In the United States, the sociology of journalism has its earliest roots in urban sociology. In the early 1900s, Robert E. Park, a former reporter and central figure of the Chicago School of Sociology, advanced several works on the sociology of news (Park 1922, 1923, 1938, 1940, 1941). Park’s interest in this field was based on recognizing the foreign language press as a key factor of integration of immigrant groups and Americanization (Park 1922). Other representatives of the Chicago School also published influential early works in media sociology, like Helen MacGill Hughes (1940) who considered the human interest story as a source of public education and self-understanding. She traced the rise of the human interest story journalistic form against the backdrop of broader social changes between the 19th and 20th centuries and conceived this journalistic form as a socially integrative force in the modern American city. Kurt and Gladys Engel Lang (1953) became known for their early study of television which found significant differences between mediated representations and 31 witness accounts of the 1951 MacArthur Parade in Chicago. Despite the co-emergence of the Chicago School and these important works of its second generation of scholars, on the one hand, and the professionalization of journalism in the Progressive Era in the US on the other, the sociology of journalism would really come to its own in the 1970s.

1.2The postwar period

After World War II, important precursors of the sociology of journalism were the studies on mass communication and public opinion formation at the Bureau of Applied Social Research at Columbia University. These studies changed the conception of media effects by emphasizing the power of social networks (Katz & Lazarsfeld 1955; Lazarsfeld & Berelson 1944; Merton 1996). The way scholars received this work generated a theory of “limited effects” of mass media which characterized empirical research until the 1970s. Because this theory implied that mass media had only a subsidiary role in public opinion formation, it was held responsible for sociology turning its focus away from mass media. This happened despite the fact that Personal Influence (Katz & Lazarsfeld 1955) found that half of observed opinion changes were direct media effects, even though the study mostly focused on social network effects. Todd Gitlin later criticized the limited effects hypothesis by arguing that this “dominant paradigm” in media sociology confirmed the institutional order and failed to ask important questions about the power of mass media in society (Gitlin 1978).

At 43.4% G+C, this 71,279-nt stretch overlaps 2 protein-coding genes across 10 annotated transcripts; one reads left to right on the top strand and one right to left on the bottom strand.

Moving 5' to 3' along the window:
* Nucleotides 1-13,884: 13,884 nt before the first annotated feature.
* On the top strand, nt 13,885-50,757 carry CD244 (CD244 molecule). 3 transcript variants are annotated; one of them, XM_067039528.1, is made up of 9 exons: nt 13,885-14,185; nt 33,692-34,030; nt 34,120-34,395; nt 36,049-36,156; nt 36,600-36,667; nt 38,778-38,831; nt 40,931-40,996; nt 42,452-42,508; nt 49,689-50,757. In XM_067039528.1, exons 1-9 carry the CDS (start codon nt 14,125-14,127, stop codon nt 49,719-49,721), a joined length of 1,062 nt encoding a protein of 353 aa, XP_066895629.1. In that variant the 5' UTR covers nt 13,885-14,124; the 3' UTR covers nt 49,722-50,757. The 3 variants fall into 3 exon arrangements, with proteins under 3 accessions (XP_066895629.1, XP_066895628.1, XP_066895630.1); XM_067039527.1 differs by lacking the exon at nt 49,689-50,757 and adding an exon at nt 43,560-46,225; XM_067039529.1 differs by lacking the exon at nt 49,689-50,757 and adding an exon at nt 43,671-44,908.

In 1962, building on the fundamental criticism of the culture industry by the founders of the Frankfurt School (Adorno & Horkheimer [1944] 1997), Jürgen Habermas published The Structural Transformation of the Public Sphere (1962). Critical debates in the US ensued after the delayed English translation of the book in 1989 (e.g., Calhoun 1992; see Fraser 1995; Cohen 1995 for feminist critique of Habermas). The concept of the public sphere serves as a normative reference point to evaluate the performance of journalism in Western democracies (cf. Dahlgren 2005; Ferree et al. 2002) as well as beyond. Focusing on India, Robin Jeffrey (1999) took it as a point of departure to explore how the Indian newspaper industry transformed and enlarged public participation since the 1970s with increasing literacy and improved printing and communication technologies. Recently, scholars have argued that in India, while communication technologies such as social networking sites, may have enhanced the participatory nature of journalistic storytelling, this inclusiveness has remained exclusive to the urban, educated, connected middle, and upper classes (cf. Ninan 2007; Belair-Gagnon, Mishra & Agur 2014).

1.3The golden era